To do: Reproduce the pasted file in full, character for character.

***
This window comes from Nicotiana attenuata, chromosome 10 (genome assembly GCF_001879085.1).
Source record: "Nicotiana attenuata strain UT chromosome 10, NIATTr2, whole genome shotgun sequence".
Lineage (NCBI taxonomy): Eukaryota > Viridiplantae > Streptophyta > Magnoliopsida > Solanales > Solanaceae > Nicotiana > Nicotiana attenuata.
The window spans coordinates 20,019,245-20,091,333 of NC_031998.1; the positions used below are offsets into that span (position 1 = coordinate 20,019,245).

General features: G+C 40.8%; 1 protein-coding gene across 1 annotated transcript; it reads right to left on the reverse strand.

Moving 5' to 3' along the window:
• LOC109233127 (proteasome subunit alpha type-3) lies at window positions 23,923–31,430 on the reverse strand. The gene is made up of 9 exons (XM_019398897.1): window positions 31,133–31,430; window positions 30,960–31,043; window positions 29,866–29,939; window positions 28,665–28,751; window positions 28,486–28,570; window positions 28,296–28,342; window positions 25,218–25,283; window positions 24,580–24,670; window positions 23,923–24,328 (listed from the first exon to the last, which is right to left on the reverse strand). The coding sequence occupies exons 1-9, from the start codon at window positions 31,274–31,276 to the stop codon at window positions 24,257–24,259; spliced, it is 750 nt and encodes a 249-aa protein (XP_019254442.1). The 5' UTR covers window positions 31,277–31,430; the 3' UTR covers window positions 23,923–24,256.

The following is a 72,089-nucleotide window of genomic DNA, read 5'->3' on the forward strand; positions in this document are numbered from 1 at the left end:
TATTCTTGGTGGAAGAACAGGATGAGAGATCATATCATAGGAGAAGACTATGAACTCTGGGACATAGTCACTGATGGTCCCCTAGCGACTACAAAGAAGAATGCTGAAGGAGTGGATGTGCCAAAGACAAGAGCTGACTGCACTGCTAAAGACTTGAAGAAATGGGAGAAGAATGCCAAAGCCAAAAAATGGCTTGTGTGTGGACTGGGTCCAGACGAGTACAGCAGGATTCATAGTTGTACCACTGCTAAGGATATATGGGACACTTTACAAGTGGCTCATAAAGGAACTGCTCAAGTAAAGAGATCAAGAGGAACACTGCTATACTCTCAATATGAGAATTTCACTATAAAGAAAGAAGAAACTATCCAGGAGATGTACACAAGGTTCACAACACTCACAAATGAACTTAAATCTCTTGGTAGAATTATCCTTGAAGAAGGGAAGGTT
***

This window comes from Nicotiana attenuata, chromosome 10 (genome assembly GCF_001879085.1).
Source record: "Nicotiana attenuata strain UT chromosome 10, NIATTr2, whole genome shotgun sequence".
Lineage (NCBI taxonomy): Eukaryota > Viridiplantae > Streptophyta > Magnoliopsida > Solanales > Solanaceae > Nicotiana > Nicotiana attenuata.
The window spans coordinates 20,019,245-20,091,333 of NC_031998.1; the positions used below are offsets into that span (position 1 = coordinate 20,019,245).

General features: G+C 40.8%; 1 protein-coding gene across 1 annotated transcript; it reads right to left on the reverse strand.

Moving 5' to 3' along the window:
• LOC109233127 (proteasome subunit alpha type-3) lies at window positions 23,923–31,430 on the reverse strand. The gene is made up of 9 exons (XM_019398897.1): window positions 31,133–31,430; window positions 30,960–31,043; window positions 29,866–29,939; window positions 28,665–28,751; window positions 28,486–28,570; window positions 28,296–28,342; window positions 25,218–25,283; window positions 24,580–24,670; window positions 23,923–24,328 (listed from the first exon to the last, which is right to left on the reverse strand). The coding sequence occupies exons 1-9, from the start codon at window positions 31,274–31,276 to the stop codon at window positions 24,257–24,259; spliced, it is 750 nt and encodes a 249-aa protein (XP_019254442.1). The 5' UTR covers window positions 31,277–31,430; the 3' UTR covers window positions 23,923–24,256.

The following is a 72,089-nucleotide window of genomic DNA, read 5'->3' on the forward strand; positions in this document are numbered from 1 at the left end:
TATTCTTGGTGGAAGAACAGGATGAGAGATCATATCATAGGAGAAGACTATGAACTCTGGGACATAGTCACTGATGGTCCCCTAGCGACTACAAAGAAGAATGCTGAAGGAGTGGATGTGCCAAAGACAAGAGCTGACTGCACTGCTAAAGACTTGAAGAAATGGGAGAAGAATGCCAAAGCCAAAAAATGGCTTGTGTGTGGACTGGGTCCAGACGAGTACAGCAGGATTCATAGTTGTACCACTGCTAAGGATATATGGGACACTTTACAAGTGGCTCATAAAGGAACTGCTCAAGTAAAGAGATCAAGAGGAACACTGCTATACTCTCAATATGAGAATTTCACTATAAAGAAAGAAGAAACTATCCAGGAGATGTACACAAGGTTCACAACACTCACAAATGAACTTAAATCTCTTGGTAGAATTATCCTTGAAGAAGGGAAGGTT